Acute renal failure in a patient with severe malaria and dengue shock syndrome

M. Thaha, Pranawa, M. Yogiantoro, M. Tanimoto, Yasu Tomino

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16 Citations (Scopus)

Abstract

Malaria is an infectious disease caused by plasmodium, which lives and breeds in human blood cells, and is transmitted through the bites of Anopheles mosquitoes. Renal impairment, often caused by malaria, is acute renal failure (ARF) due to acute tubular necrosis (ATN). Dengue virus is transmitted from human to human through Aedes aegypti mosquito bites. Dengue hemorrhagic fever (DHF), the most severe stage of infection, is characterized by bleeding and shock tendencies (dengue shock syndrome, DSS). ARF is a less common complication in patients with DHF, with an incidence of less than 10%. Mixed infections of two infectious agents may cause overlapping symptoms and have been reported in Africa and India. We report here a patient with ARF due to mixed infection of severe malaria and DSS. The patient presented with fever and bad a history of repeated malaria infection. Physical examination revealed stable vital signs and hepatosplenomegaly. Laboratory data showed hemoconcentration, thrombocytopenia and increased serum aminotransferase. Chest X-ray showed pleural effusion. A malarial antigen and thick smear examination showed the trophozoite stage of P. falciparum. On Day 3, blood pressure dropped to 80/60 mmHg, pulse was 120 beats/minute, weak, and body temperature 36.8 °C, with icterus. Other tests revealed an increase of serum urea nitrogen and creatinine levels, and serologically anti-dengue IgG antibody (+) and anti-dengue IgM antibody (-). Based on these findings, we diagnosed the patient as having both malaria and DDS. We treated the patient with the parenteral anti-malarial agent, artemisinin. Supportive treatment and treatment of complications were also performed simultaneously for DSS. The patient experieticed an oliguria episode but responded well to a diuretic. The patient was discharged after clinical and laboratory examinations showed positive progress.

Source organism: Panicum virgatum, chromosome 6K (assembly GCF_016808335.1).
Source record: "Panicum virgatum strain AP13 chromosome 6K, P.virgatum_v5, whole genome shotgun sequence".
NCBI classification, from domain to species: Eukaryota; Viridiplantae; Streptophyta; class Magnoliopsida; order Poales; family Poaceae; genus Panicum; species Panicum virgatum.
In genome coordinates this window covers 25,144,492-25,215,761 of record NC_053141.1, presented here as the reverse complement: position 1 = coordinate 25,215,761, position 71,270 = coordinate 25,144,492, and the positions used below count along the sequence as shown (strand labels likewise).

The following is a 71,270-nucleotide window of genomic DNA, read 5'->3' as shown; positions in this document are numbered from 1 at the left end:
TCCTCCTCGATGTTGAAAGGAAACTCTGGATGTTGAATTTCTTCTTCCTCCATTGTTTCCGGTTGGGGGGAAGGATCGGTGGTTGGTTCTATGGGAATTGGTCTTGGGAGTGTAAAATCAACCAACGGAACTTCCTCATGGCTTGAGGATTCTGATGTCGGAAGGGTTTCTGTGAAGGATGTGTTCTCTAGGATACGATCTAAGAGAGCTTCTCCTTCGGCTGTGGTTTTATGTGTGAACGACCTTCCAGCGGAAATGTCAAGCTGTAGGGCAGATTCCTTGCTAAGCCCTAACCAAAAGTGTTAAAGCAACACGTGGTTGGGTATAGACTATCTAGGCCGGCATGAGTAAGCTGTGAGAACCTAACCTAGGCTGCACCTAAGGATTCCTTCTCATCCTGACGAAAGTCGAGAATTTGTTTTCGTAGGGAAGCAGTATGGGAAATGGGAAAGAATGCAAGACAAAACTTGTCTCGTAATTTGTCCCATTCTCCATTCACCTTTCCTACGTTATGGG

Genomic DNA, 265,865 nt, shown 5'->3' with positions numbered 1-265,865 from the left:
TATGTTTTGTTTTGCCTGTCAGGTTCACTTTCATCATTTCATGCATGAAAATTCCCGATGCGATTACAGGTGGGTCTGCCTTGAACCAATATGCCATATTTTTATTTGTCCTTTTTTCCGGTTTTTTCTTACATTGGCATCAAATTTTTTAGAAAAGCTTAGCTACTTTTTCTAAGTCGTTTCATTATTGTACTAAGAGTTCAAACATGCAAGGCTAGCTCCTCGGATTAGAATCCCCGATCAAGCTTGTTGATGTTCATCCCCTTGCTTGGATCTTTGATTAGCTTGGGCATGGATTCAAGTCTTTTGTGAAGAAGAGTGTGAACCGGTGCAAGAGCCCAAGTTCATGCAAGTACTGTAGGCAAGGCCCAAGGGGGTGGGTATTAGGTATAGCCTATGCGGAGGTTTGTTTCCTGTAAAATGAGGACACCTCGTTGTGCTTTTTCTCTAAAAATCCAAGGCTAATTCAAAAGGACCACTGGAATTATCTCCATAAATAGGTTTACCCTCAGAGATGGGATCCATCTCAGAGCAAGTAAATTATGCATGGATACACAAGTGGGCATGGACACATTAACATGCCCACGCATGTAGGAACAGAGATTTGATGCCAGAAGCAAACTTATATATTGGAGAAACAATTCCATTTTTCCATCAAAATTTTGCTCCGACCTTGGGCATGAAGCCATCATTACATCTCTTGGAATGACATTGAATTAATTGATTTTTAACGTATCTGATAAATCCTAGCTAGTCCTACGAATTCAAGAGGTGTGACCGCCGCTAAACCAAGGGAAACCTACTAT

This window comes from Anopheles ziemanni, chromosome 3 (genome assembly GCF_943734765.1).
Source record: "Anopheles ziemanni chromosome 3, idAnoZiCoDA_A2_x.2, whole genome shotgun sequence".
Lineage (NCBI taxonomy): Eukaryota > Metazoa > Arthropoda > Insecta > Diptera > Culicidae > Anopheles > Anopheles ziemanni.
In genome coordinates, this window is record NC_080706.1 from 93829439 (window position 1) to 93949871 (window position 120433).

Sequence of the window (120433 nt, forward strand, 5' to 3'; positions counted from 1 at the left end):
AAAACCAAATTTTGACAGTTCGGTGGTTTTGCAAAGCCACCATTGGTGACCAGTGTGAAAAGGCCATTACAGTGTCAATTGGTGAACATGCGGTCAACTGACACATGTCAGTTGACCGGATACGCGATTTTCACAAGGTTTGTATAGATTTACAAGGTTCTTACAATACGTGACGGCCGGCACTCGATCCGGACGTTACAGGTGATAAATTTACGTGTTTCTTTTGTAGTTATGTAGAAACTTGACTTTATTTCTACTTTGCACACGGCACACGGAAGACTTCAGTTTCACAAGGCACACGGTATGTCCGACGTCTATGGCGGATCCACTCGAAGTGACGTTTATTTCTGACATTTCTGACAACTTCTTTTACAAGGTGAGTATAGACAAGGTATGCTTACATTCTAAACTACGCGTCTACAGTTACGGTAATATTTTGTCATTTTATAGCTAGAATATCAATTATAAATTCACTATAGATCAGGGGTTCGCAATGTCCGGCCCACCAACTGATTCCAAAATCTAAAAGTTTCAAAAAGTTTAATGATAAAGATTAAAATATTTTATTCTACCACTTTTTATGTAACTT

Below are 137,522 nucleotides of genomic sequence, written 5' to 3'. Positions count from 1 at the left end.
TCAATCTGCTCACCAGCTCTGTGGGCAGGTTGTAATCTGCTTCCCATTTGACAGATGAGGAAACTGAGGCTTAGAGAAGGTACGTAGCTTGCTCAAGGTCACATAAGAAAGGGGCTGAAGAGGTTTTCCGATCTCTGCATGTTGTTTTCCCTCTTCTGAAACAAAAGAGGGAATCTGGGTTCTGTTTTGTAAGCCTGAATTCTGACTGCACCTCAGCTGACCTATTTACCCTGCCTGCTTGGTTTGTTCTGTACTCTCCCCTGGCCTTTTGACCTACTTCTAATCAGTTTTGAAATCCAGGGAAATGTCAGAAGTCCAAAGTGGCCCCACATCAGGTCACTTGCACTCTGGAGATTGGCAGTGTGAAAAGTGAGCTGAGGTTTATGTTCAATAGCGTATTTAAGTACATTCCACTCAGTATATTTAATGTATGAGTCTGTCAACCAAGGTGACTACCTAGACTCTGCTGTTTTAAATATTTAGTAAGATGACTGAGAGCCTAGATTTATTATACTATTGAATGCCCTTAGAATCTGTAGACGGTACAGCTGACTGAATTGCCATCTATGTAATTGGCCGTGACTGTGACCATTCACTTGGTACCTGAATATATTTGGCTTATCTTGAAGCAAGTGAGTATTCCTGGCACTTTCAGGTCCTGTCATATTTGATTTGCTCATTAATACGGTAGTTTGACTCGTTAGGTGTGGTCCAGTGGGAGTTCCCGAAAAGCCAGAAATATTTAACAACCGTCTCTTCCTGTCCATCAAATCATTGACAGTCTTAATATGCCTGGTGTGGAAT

Original languageEnglish
Pages (from-to)427-430
Number of pages4
JournalClinical Nephrology
Volume70
Issue number5
DOIs
Publication statusPublished - Nov 2008

Keywords

  • Acute renal failure
  • Dengue shock syndrome
  • Malaria
  • Plasmodium falciparum

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